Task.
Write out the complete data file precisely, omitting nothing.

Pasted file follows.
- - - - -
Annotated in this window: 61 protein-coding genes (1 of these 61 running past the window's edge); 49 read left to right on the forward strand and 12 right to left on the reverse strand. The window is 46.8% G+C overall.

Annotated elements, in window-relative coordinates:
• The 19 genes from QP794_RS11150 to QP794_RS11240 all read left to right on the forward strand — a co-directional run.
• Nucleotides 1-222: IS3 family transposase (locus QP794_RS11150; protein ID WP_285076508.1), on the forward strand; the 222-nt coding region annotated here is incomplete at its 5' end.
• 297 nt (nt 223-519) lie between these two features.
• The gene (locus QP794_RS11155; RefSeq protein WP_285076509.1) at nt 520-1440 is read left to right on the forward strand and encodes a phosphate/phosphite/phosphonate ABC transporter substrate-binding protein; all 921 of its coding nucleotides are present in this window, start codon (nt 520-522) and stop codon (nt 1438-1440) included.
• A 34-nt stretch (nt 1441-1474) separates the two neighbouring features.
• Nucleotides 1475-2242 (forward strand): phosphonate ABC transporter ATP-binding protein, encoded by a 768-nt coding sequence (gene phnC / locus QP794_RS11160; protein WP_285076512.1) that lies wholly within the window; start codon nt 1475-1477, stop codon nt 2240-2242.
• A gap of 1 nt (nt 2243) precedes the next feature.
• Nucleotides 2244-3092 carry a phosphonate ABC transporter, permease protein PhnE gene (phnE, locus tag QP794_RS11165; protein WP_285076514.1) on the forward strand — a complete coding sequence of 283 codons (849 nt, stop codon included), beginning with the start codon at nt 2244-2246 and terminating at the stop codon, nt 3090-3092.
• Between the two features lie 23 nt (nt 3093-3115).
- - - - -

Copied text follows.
Annotated in this window: 61 protein-coding genes (1 of these 61 running past the window's edge); 49 read left to right on the forward strand and 12 right to left on the reverse strand. The window is 46.8% G+C overall.

Annotated elements, in window-relative coordinates:
• The 19 genes from QP794_RS11150 to QP794_RS11240 all read left to right on the forward strand — a co-directional run.
• Nucleotides 1-222: IS3 family transposase (locus QP794_RS11150; protein ID WP_285076508.1), on the forward strand; the 222-nt coding region annotated here is incomplete at its 5' end.
• 297 nt (nt 223-519) lie between these two features.
• The gene (locus QP794_RS11155; RefSeq protein WP_285076509.1) at nt 520-1440 is read left to right on the forward strand and encodes a phosphate/phosphite/phosphonate ABC transporter substrate-binding protein; all 921 of its coding nucleotides are present in this window, start codon (nt 520-522) and stop codon (nt 1438-1440) included.
• A 34-nt stretch (nt 1441-1474) separates the two neighbouring features.
• Nucleotides 1475-2242 (forward strand): phosphonate ABC transporter ATP-binding protein, encoded by a 768-nt coding sequence (gene phnC / locus QP794_RS11160; protein WP_285076512.1) that lies wholly within the window; start codon nt 1475-1477, stop codon nt 2240-2242.
• A gap of 1 nt (nt 2243) precedes the next feature.
• Nucleotides 2244-3092 carry a phosphonate ABC transporter, permease protein PhnE gene (phnE, locus tag QP794_RS11165; protein WP_285076514.1) on the forward strand — a complete coding sequence of 283 codons (849 nt, stop codon included), beginning with the start codon at nt 2244-2246 and terminating at the stop codon, nt 3090-3092.
• Between the two features lie 23 nt (nt 3093-3115).